In digital PR in particular, you can be working on campaigns that get 100+ pieces of coverage. Though these numbers are impressive, the industry is also often criticised for generating PR exposure that doesn’t actually hold much value (think brainteasers, for example – we’ve all done them).
What’s really valuable though, is PR coverage that has a longer lifespan and one that really goes the extra mile for your brands. (I guess these kinds of views is why I was born to be a traditional PR and why I made the move last year to focus more on this).
I think this is why we’re seeing more and more, the success of agencies who focus on this kind of coverage with all of their campaigns. Crafting your content around traffic generation is key. Because backlinks are great, but when they’re able to send readers through to your website with the intent of finding out more, or perhaps even to make a purchase, that’s even better.
Link building campaigns can also sometimes come under fire for having very short life spans. In some settings, it can very much be “here’s 30 links from national coverage, now it’s time to move on to the next campaign”. Though I can’t argue against a good, consistent strategy of building backlinks for clients, I do see an opportunity to focus on coverage with a much longer life expectancy.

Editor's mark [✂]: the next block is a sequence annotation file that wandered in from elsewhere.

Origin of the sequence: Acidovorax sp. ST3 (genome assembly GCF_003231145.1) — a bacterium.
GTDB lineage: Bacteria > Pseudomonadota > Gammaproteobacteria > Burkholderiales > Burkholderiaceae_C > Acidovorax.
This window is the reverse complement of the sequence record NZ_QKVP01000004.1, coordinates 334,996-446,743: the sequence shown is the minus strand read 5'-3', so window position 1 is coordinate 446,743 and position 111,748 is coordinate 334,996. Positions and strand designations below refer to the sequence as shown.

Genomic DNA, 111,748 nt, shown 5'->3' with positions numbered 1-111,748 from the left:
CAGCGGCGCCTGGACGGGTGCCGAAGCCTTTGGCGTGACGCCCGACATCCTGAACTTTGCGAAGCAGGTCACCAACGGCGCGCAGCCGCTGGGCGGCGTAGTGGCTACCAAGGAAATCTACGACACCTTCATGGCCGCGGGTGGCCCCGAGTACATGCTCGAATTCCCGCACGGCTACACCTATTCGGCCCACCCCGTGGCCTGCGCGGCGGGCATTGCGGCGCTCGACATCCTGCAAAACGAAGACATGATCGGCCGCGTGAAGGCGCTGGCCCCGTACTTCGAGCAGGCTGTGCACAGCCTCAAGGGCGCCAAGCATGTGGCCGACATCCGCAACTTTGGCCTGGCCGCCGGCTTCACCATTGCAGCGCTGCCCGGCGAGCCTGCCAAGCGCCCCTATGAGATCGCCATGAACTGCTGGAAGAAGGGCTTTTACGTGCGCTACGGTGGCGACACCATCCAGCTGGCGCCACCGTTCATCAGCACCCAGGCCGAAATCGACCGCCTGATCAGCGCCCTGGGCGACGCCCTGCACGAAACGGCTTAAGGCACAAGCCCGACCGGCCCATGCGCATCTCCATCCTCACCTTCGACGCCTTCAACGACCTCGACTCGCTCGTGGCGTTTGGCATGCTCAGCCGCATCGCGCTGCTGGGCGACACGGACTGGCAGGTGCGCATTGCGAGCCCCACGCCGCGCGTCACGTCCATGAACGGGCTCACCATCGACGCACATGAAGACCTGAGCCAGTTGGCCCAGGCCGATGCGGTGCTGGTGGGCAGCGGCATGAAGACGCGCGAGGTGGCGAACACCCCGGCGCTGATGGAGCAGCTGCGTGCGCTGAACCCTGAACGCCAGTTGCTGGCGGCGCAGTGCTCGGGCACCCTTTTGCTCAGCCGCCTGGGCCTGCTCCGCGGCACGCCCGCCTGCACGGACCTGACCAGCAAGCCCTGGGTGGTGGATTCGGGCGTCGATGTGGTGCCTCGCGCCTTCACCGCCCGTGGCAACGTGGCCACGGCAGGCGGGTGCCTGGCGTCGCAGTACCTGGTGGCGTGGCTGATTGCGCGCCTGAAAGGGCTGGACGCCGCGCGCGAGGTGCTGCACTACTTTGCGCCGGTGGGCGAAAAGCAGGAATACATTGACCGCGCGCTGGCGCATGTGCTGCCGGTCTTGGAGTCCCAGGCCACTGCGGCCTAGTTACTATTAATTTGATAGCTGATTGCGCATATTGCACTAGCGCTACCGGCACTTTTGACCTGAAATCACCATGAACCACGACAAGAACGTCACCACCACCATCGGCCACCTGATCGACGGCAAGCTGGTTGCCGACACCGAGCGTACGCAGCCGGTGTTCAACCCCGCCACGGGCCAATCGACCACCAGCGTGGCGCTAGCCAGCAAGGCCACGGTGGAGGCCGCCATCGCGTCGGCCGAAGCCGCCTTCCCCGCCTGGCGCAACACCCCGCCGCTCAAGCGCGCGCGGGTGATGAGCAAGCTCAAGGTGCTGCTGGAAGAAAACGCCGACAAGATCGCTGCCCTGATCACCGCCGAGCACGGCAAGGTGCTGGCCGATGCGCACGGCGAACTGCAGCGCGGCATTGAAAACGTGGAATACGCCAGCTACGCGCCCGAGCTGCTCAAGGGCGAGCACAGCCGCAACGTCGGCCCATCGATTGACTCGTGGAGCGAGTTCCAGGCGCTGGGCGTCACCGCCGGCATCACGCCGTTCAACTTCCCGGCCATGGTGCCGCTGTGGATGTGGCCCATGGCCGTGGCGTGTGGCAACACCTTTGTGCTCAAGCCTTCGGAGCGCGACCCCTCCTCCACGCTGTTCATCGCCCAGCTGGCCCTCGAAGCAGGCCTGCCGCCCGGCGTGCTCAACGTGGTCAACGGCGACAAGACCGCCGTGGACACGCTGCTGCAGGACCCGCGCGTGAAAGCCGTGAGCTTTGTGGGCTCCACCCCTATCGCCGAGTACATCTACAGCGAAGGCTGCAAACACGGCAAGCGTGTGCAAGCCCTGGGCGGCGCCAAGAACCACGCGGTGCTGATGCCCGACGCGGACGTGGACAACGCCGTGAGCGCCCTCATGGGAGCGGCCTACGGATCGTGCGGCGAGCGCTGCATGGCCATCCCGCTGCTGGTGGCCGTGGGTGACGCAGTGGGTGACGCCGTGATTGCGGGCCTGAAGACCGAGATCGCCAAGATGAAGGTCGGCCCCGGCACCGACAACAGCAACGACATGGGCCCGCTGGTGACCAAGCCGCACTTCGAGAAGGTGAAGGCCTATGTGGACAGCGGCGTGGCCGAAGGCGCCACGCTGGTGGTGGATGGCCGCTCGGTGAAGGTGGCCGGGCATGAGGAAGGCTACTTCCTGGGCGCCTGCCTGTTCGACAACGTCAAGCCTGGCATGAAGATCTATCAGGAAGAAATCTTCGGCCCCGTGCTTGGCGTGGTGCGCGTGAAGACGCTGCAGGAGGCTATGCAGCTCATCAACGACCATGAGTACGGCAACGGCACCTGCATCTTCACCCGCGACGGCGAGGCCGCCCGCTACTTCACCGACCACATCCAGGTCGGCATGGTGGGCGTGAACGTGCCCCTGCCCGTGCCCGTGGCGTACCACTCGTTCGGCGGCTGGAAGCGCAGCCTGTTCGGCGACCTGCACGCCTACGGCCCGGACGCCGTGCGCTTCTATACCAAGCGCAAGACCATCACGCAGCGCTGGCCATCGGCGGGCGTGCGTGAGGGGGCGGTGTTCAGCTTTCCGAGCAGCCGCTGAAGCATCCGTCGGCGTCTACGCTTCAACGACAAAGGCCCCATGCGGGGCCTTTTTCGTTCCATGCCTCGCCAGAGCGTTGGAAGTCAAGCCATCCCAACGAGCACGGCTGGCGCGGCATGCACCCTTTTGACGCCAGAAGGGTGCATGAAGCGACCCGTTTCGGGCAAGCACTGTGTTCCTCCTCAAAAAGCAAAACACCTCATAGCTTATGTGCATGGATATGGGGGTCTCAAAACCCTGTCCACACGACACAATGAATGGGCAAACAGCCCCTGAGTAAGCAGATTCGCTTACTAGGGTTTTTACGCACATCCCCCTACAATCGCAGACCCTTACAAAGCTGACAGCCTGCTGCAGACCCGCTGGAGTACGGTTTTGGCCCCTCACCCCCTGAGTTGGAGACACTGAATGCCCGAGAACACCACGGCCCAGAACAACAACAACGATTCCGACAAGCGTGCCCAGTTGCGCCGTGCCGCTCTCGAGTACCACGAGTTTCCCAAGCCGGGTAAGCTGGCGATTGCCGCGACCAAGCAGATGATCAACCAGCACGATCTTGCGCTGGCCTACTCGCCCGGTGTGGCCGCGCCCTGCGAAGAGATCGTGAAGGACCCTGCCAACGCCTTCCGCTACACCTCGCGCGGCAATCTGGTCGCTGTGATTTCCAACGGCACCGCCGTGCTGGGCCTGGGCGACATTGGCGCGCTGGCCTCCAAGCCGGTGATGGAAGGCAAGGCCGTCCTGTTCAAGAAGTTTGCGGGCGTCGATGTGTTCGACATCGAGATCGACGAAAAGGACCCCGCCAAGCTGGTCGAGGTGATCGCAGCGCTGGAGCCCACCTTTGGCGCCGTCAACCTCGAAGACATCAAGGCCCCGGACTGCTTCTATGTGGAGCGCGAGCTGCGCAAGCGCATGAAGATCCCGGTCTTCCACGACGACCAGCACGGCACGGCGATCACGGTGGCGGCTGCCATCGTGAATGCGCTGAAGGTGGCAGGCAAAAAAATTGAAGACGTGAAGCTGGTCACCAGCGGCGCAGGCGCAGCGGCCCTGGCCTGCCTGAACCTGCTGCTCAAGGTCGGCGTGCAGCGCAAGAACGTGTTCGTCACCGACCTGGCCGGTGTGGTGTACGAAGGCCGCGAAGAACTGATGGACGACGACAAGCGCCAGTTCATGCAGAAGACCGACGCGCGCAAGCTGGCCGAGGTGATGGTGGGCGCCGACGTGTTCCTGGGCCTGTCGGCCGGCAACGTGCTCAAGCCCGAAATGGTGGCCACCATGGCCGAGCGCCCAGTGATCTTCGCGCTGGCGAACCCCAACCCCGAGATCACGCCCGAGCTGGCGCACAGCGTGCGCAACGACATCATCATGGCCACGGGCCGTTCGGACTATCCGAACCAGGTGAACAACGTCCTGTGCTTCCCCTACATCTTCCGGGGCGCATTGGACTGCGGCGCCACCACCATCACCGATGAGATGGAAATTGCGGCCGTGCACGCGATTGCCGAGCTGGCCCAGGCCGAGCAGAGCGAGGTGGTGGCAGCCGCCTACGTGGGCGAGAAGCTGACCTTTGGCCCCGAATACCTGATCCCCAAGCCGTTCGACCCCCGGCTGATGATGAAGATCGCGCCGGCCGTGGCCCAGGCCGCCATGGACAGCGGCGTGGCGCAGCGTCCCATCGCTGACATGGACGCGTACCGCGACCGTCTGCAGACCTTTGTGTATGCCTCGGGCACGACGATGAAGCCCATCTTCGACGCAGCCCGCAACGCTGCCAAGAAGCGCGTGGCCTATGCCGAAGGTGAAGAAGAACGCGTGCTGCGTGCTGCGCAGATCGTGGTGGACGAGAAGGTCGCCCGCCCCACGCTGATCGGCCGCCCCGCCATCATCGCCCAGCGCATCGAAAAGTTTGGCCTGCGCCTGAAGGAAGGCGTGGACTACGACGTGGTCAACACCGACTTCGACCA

Much like a piece I acquired last year which, to my surprise, I came face to face with again last week.
Creating Content That’s Worth Talking About
Back in 2019 (when things were normal, remember that?) I was desperate to work on a dream job campaign, so I decided to help out the company that my boyfriend works for as part of a recruitment campaign for 18-19 year olds. Without going into it too much, the company recruits auditors that act like mystery shoppers, with tasks ranging from checking stores are following ID protocols, to rating customer service. One of the types of visits they offer, is for employees aged 18-19 to head into pubs, order a pint and simply make sure they’re being ID’ed at point of purchase. Not only are they paid for their time, but they’re often reimbursed for their order value too.
Immediately I knew there was an angle there, without even needing the budget to do anything extra. To me, “you can get paid to drink pints”, was a perfect angle, and it turns out it worked for the press too. The piece got picked up in the likes of LadBible and The Mirror, and was syndicated through to other big titles too. Save The Student was one such publication that covered my story, with a really hearty and well-thought out piece.
It was this piece that I noticed resurfaced recently, as my boyfriend found that the company was seeing an increase of job applications with TikTok as the referrer. Upon digging, an account named @freshersfestival had done a video on how to get paid to be a pub tester (I should note this was completely organic and wasn’t arranged by the company at all).
In the video, she brings up my coverage.